Why a Wounded Housing Market Refuses to Heal
President Obama crowed in his State of the Union speech about the economy, even mentioning “a rebounding housing market.” Maybe he was referring to friends in high places, like the seller of Penthouse One in New York, which just closed for $50.9 million, all cash. Millions of mere-mortal homeowners likely wanted to throw something at their TV when they heard the commander in chief say “housing” and “rebounding” in the same sentence.
Twenty percent of mortgaged U.S. homeowners are still underwater on their homes, and in some places, the percentage is double that. That’s not all that much improvement from when I wrote Walk Away: The Rise and Fall of the Home-Ownership Myth in 2010, when nearly a third of all mortgaged homes in the country had negative equity.
A shadow inventory still hangs over the market, yet builders are bullish on providing new housing.
A whopping 9.3 million Americans are still underwater by 25% or more. Real estate attorney Shari Olefson says as interest rates rise, these people who owe many thousands more than their home is worth are likely to walk away.
Seven states have underwater percentages well above the national average. It’s no surprise sand states like Nevada, Florida, and Arizona have over 30% of their homes underwater. But the Midwest has also been hit hard, with Illinois, Michigan, Missouri, and Ohio all having about the same percentage of mortgages underwater.
Certain cities have it even worse, with Las Vegas, Orlando, Tampa, and Chicago having negative equity percentages ranging from 33-41%.
This financial devastation is despite the 20-city Case-Shiller housing index for November being up 13.7% from a year ago. Since March 2012, the index has risen 23.7%. Las Vegas has 41% of its mortgages deeply underwater (25% or more), and this is after prices have increased 44% since March 2012. Orlando prices jumped 20% last year, but 36% of the area’s homes remain deeply underwater. The story is the same in south Florida; 35% of mortgages in the Tampa area are deeply underwater despite an increase in prices of 25%.
Laissez Faire Today readers may remember we warned those underwater that the short-sell tax break window would likely close at midnight on Dec. 31 of last year. Unfortunately, we were right. Washington thinks the housing crash is a thing of the past, and they’ve moved on, leaving millions in a financial hole they can’t get out of without ruining their credit.
Olefson told Yahoo Finance’s Matt Nesto that without the tax break, “5% of homes nationwide that were being short sold is just going to go away.”
A shadow inventory still hangs over the market, yet builders are bullish on providing new housing. Robert Denk, economist for the National Association of Home Builders, tells Investor’s Business Daily that higher home prices “have taken the fear out of the marketplace, and are steadily offering some relief from underwater mortgages. Buyers of new and existing houses are no longer paralyzed by declining prices.”
That’s all news to millions of Americans stuck because of bad boom-time purchases and debt decisions. Meanwhile, Pulte Homes CEO Richard Dugas expects the good times to roll because of “low interest rates, a limited supply of new and existing homes, and an ongoing, albeit modest, recovery in the broader economy.”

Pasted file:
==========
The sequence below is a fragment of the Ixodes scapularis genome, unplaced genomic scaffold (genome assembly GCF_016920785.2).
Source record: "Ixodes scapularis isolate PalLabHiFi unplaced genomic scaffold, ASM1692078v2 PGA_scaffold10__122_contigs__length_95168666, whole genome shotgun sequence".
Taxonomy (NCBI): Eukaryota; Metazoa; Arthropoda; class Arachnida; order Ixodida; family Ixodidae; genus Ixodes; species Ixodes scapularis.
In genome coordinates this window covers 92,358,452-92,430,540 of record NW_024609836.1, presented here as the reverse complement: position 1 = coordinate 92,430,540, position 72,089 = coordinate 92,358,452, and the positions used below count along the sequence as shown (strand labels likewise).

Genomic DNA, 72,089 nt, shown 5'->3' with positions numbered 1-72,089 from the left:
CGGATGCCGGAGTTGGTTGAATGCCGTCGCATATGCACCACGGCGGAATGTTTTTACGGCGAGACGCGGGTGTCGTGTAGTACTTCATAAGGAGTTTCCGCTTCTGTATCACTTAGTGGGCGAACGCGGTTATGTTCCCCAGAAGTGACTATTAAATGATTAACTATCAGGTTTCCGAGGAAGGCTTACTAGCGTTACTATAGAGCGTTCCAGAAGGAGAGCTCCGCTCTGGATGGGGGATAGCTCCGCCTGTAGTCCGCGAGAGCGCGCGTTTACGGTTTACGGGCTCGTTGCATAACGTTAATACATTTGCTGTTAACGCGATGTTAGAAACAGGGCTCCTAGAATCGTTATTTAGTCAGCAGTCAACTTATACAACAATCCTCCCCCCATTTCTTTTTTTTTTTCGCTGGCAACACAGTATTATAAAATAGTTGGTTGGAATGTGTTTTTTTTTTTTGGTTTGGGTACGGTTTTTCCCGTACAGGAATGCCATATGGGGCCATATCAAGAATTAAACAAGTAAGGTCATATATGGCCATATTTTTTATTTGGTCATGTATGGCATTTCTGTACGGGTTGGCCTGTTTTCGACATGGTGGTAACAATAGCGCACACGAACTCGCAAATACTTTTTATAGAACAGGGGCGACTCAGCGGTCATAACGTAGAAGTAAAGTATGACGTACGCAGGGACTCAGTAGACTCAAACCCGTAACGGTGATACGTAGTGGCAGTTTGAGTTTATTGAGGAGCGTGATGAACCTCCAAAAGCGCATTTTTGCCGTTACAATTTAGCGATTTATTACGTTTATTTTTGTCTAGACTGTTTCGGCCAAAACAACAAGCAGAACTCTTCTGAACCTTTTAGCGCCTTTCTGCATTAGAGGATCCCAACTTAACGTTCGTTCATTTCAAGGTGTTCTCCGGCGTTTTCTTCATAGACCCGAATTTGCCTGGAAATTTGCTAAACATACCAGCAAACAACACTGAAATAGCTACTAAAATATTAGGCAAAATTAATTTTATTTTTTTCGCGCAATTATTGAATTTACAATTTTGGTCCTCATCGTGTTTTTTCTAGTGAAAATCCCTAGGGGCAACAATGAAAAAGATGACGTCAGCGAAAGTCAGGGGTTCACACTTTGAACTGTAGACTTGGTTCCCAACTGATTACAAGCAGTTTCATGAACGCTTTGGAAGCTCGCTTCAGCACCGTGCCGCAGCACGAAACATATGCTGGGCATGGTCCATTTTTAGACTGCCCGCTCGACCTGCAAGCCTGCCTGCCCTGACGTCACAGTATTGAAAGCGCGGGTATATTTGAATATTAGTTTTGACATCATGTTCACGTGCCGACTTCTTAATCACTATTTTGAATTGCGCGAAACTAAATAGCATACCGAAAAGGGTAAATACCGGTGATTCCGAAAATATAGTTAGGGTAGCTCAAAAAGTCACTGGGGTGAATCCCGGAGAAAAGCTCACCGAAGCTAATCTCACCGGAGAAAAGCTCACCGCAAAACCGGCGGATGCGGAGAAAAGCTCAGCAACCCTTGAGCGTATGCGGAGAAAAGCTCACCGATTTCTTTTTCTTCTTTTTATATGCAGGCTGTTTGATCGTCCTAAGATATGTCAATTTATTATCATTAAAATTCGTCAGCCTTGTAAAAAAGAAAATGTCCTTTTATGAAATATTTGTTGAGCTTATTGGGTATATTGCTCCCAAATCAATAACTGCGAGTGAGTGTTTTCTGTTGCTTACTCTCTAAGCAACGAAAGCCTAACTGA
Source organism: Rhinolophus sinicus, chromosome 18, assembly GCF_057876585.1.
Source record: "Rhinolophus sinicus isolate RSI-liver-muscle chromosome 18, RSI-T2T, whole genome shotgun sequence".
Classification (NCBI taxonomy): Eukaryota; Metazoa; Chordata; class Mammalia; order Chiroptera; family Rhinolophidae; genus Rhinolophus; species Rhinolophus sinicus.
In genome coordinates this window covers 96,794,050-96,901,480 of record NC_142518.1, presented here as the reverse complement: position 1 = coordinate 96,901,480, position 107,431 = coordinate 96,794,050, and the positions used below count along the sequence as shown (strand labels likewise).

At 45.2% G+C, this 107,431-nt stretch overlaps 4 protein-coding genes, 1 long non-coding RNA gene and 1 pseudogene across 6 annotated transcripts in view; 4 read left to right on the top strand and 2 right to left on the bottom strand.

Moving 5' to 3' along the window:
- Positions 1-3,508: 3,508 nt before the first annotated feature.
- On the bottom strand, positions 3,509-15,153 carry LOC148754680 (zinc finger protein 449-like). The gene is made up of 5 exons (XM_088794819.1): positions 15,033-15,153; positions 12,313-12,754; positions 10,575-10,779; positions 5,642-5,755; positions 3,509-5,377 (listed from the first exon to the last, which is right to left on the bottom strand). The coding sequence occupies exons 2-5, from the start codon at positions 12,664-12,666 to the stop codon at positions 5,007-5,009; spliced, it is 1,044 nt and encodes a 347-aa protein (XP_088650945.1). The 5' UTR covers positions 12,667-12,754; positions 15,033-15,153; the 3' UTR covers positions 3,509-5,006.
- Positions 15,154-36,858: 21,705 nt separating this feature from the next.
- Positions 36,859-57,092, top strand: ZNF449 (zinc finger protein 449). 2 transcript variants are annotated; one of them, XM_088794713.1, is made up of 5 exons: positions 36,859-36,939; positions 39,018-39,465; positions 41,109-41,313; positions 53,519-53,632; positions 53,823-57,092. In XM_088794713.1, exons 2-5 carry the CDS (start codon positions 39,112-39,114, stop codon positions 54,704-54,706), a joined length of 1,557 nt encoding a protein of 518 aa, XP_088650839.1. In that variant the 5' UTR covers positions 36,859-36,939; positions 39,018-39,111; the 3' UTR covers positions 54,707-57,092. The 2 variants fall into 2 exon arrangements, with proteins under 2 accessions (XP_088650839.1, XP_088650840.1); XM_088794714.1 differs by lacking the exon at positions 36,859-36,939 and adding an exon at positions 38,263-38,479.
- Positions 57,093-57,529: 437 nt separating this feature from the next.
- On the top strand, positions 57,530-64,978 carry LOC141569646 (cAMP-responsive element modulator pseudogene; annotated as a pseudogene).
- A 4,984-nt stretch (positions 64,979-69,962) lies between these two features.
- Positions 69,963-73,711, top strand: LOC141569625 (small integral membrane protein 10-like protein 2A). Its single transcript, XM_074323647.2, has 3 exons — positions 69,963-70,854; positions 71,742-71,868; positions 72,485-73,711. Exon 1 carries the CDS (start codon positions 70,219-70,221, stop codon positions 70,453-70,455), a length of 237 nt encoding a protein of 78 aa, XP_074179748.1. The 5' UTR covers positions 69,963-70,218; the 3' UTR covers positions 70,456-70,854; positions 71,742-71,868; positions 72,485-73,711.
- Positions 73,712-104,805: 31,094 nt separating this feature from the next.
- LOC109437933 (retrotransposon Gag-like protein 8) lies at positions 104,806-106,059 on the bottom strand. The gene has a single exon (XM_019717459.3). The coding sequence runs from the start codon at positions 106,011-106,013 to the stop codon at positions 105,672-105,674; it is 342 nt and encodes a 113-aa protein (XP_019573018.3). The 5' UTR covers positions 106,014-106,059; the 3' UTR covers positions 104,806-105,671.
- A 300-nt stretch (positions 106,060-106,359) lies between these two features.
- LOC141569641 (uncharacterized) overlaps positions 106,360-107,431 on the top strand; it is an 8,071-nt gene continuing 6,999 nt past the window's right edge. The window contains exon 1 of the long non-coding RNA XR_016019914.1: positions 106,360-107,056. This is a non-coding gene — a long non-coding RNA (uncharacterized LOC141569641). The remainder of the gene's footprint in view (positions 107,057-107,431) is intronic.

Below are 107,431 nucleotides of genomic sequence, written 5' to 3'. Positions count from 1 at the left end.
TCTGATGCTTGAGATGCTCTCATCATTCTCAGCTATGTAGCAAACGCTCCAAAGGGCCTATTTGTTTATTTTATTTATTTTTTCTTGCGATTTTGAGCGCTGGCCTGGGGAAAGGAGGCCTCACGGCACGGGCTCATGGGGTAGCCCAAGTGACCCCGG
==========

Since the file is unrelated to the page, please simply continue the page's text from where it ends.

This “limited supply” idea he mentions is just plain preposterous. Olefson says banks are pocketing a “slew of shadow inventory.” She gives the example of a bank foreclosing on a $200,000 mortgage, knowing the home is only worth half of that. The bank will hold the home on its books. Why? First, because it hopes the market comes back. But more importantly, the bank can delay taking a loss until it sells the unit.
Once upon a time, bank accounting wouldn’t have allowed that sort of nonsense. But as I point out in Walk Away, the American Bankers Association lobbied the Financial Accounting Standards Board in the wake of the financial crisis to change accounting rules FASB 157, 115, and 124. These changes allowed banks greater discretion in determining prices for certain types of securities on their balance sheets and recognition of other-than-temporary impairments.
Government has been behind home ownership since the 1920s. This includes numerous government programs from the Federal Housing Administration (FHA) to standardize subdivisions to the creation of Fannie Mae and Freddie Mac to buy mortgages. The government has been a cheerleader for not just home ownership, but heavily leveraged home ownership. Virtually every modern president has championed the idea of everyone owning their own home.
The result of the ongoing government intervention is that millions are trapped in homes and browbeaten into “doing the right thing.” They end up paying good money after bad, while Fannie, Freddie, and the major lending banks get bailed out by the federal government.
Government’s housing hypocrisy is outrageous. Individuals are told to operate under one set of morals while businesses operate under a completely different set of morals. The president may want to hide his eyes and believe the housing catastrophe has gone away. It hasn’t. And there is every possibility, with higher interest rates and a flagging economy, that it may again get worse.
Original article posted on Laissez Faire Today